Childrens’ Essential Need

Childrens' Essential Need

A child at risk can easily go unrecognized!

Sam was lagging in his school work and was falling asleep on his school desk. His grades were failing. He was getting into fights, according to his principal. Other kids were bullying and picking on him. At home and school, he was often moody and irritable. He avoided social activities and liked to play by himself or watch TV. The school called his mother to make an appointment. What happened next totally caught everyone off guard. Help had come too late. (1).

Mental health is the critical factor for a child’s healthy development.

Children at risk — their families, community, and educational programs — need information and education about early recognition of problems, finding support services, and qualified evidence-based mental health services. The Substance Abuse and Mental Health Services Administration (SAMSHA) started the National Awareness Day to call everyone’s attention to the critical nature of a child’s mental health — the essential element for the development into a well-adjusted and stable functioning adult. The awareness day is a call for everyone to recognize and get the service and care for any child’s mental or emotional health issues or difficulties that become apparent. (2)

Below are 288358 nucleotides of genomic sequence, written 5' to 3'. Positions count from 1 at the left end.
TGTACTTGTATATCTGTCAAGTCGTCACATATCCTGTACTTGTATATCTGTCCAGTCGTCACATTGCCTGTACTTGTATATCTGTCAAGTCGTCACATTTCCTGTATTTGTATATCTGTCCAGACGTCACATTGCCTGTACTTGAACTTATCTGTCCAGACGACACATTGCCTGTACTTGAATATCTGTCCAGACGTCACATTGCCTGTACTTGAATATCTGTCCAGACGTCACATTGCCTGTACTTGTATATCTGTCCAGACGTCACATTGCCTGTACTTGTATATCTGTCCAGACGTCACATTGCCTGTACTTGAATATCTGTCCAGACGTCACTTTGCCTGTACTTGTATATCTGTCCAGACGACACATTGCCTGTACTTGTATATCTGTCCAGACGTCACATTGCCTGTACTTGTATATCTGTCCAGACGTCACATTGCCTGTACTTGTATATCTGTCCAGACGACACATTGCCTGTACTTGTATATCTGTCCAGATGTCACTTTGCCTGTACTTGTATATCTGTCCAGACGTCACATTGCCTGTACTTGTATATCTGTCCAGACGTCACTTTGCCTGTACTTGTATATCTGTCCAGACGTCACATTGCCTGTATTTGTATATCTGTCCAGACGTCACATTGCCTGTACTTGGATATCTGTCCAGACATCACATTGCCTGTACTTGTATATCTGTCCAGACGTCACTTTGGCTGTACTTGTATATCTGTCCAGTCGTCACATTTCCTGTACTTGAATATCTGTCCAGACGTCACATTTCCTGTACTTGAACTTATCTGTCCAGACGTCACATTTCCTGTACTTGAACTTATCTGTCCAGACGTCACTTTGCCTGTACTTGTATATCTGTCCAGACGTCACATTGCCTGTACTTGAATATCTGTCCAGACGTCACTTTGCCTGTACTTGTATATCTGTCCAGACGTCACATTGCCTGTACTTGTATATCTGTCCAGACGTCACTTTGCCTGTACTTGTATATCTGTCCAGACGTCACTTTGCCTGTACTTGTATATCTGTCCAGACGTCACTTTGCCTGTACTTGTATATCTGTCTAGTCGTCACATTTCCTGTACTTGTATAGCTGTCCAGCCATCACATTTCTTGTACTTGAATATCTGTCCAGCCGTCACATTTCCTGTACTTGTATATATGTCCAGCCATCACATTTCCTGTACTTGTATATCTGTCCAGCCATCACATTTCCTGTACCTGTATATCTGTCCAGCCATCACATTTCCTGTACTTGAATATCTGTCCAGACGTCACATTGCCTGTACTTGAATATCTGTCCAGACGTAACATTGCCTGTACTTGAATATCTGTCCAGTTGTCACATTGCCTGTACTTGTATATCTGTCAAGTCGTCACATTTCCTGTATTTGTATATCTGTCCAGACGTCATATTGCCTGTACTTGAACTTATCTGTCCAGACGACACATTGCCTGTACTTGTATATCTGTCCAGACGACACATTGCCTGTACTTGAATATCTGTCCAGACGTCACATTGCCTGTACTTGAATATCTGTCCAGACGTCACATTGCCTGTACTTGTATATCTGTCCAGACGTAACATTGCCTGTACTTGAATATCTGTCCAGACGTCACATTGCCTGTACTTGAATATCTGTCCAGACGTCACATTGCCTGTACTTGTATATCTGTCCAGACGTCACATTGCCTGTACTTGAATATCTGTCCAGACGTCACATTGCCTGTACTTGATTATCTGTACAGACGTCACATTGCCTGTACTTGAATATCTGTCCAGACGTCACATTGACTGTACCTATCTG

Childhood difficulties may show up as changes in moods, behavior, irritability, or as described in my new book COVID-19/MENTAL HEALTH CRISES: Holistic Understanding & Solutions, in the chapter Pandemic, Fear, and Anxiety. (3)